A brief history of Salvia divinorum

Sierra Mazteca MountainsSalvia divinorum (hierba de la pastora, Diviner’s Mint)

Of all the plants in the Salvia genus, Salvia divinorum is the most mysterious. It’s endemic to a mountainous region in Oaxaca, Mexico called the Sierra Mazateca.  The Mazatec Indians in the area used the leaves of the plant for their divinatory properties in their shamanic curing rituals along with other seeds, plants, and mushrooms. They called  it hierba de la pastora “Herb of the Sheperedess”  or La Maria “who speaks with a quiet voice.”

Traveling western botanists discovered this plant only in 1962 (Carl Epling and Carlos D. Sativa). They gave the samples to ethnobotanist and mycologist Gordon Wasson and LSD chemist Albert Hoffman who brought it back to the States and began to study the plant’s psychotropic properties.

Salvia divinorum remained hard to find, and only a handful of small populations were ever found. The plant rarely flowers and sets seed.  It grows deep in the forest understory near streams and the only way it can propagate itself is vegetatively by layering its stems along the ground until they root.  Flowers are white with hairs on a violet or purplish calyx.

The exact natural origins of the plant are still a mystery and it is widely believed to not grow in the wild.  Botanically, it is regarded as a cultigen, a plant that has evolved because of humans propagating it rather than through natural selection.  Some disagree on this point, however, and claims have been made of viable seed and successful germination.  It is believed that Mazatec Indian Shamans would grow the plant in secret locations, and no natural populations exist.  The botanists in 1962 were guided by Mazatecs to their own cultivated lots.

Salvia divinorum was one of three plants Mazatec shamans used in their curing rituals along with Psilocybe cubensis (Sacred Mushroom) and Rivea corymbosa seeds(Morning Glory).  La Maria was considered a great teacher, and in conjunction with the other two plants, she opened the doors of perception to powerful visions. Their relationship with the plant and the spirit of the plant goes back thousands of years.

Controversy surrounding the plant

Westerners began experimenting with the plants hallucinogenic properties ever since it was brought to the U.S. The 60’s and 70’s saw the emergence of Salvia divinorum amidst all the other hallucinogens and drugs of the time, and a legendary subculture grew.  But controversy began too, because many westerners did not respect the spirit of the plant and companies began promoting concentrated eye candy Salvia XXXtract products. Salvia was pushed in head shops by the 80’s and continues to this day to be sold between bongs and dildos.  Many use the drug recreationally, at parties, and smoke the leaves as a substitute for weed.  And it has gotten a bad rap among the mainstream population because of its misuse.  Laws have since been passed illegalizing and restricting the plant in many states, classifying it as a Schedule I substance.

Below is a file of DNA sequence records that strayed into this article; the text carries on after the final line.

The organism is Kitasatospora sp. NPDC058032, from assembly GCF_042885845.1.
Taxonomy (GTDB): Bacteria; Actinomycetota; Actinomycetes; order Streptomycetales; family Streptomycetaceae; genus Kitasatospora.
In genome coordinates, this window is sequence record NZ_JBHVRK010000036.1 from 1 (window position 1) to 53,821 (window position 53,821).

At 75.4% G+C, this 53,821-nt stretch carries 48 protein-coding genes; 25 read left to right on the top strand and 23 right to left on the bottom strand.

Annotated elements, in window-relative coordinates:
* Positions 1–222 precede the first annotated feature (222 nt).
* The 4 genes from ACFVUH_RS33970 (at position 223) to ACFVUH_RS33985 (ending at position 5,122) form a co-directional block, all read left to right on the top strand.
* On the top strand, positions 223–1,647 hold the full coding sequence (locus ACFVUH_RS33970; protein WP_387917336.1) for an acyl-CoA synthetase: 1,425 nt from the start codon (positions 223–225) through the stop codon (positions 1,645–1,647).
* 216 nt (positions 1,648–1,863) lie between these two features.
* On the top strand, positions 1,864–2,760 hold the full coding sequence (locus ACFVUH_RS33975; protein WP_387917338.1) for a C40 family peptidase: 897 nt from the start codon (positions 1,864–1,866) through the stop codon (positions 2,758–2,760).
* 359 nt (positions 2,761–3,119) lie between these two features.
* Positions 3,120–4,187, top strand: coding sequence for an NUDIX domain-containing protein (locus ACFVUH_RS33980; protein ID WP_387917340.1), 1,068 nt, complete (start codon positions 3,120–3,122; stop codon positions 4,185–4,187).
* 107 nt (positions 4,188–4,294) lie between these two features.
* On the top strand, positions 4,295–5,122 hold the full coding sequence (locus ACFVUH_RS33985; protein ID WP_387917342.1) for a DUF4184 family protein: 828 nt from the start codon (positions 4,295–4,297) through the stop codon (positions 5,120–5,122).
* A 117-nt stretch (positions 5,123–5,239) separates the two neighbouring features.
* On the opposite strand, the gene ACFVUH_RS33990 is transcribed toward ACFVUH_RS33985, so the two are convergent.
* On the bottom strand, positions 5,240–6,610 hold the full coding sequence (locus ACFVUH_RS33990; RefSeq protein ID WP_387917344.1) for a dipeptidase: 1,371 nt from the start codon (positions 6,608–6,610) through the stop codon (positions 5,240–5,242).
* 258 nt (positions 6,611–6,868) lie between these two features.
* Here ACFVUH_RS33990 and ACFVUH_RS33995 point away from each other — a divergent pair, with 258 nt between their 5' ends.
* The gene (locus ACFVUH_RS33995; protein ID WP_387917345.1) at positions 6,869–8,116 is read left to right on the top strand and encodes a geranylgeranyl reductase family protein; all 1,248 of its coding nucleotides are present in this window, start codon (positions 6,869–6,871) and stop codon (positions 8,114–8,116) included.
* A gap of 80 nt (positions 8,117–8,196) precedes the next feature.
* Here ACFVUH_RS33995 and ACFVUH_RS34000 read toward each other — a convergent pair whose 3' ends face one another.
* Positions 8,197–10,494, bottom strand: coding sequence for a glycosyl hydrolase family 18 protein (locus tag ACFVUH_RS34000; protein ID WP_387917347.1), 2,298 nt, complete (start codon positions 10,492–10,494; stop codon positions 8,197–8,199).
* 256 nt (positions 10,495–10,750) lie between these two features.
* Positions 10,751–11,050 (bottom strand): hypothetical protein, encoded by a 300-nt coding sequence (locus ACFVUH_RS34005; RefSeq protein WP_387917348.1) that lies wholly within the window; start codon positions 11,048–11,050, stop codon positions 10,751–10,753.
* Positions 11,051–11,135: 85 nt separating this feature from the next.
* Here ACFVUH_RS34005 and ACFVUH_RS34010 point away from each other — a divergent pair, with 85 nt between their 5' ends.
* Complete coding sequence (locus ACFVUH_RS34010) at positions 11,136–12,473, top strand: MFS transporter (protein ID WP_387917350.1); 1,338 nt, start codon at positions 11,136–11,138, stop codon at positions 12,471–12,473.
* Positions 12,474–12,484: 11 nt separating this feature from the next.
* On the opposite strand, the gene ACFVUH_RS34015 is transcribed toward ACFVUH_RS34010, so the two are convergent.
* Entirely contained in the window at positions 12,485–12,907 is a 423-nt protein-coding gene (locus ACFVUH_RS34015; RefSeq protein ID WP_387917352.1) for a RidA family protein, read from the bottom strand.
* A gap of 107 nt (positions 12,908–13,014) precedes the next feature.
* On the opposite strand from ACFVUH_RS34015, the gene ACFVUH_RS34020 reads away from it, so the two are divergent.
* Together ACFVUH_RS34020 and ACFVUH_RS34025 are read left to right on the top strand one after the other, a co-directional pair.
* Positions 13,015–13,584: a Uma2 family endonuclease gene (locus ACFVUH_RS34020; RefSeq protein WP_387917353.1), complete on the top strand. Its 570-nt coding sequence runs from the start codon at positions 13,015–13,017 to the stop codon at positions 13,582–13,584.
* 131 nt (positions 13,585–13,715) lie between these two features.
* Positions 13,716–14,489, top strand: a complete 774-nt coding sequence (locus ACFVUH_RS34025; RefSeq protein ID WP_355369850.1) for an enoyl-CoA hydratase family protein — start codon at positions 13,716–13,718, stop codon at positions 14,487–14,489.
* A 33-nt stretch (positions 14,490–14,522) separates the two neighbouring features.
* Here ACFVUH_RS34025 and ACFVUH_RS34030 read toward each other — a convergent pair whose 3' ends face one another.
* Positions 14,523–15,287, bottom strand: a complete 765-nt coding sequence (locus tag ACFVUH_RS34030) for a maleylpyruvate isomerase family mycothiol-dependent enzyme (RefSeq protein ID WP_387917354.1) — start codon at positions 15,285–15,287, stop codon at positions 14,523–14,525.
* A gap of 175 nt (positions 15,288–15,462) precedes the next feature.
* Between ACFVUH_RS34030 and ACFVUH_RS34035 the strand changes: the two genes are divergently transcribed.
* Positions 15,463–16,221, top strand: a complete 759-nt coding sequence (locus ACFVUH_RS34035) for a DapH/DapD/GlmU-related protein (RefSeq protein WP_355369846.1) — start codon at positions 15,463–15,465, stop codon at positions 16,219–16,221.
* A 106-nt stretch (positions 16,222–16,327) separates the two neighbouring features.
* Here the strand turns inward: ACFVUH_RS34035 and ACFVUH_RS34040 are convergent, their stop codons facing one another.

Users often have a confusing experience or experience no effects at all when chewing or smoking the leaves. It seems that the spirit of Salvia must “let you in” before she will extol to you the divinatory virtues of the plant.  When taken out of its context of traditional usage, depending on the temperament and experience of the user,  it can be an uncomfortable and puzzling experience.  Therefore, it is not suggested that the plant be used for hallucinogenic experiences outside the guidance of an authentic and experienced Shaman.  Experimenting with Salvia alone for one’s first time or driving while doing so is stupid and dangerous, because the properties of the plant can cause lack of coordination, and the user can be completely “out of this world” for a brief amount of time.  It is traditionally taken lying down, in the dark.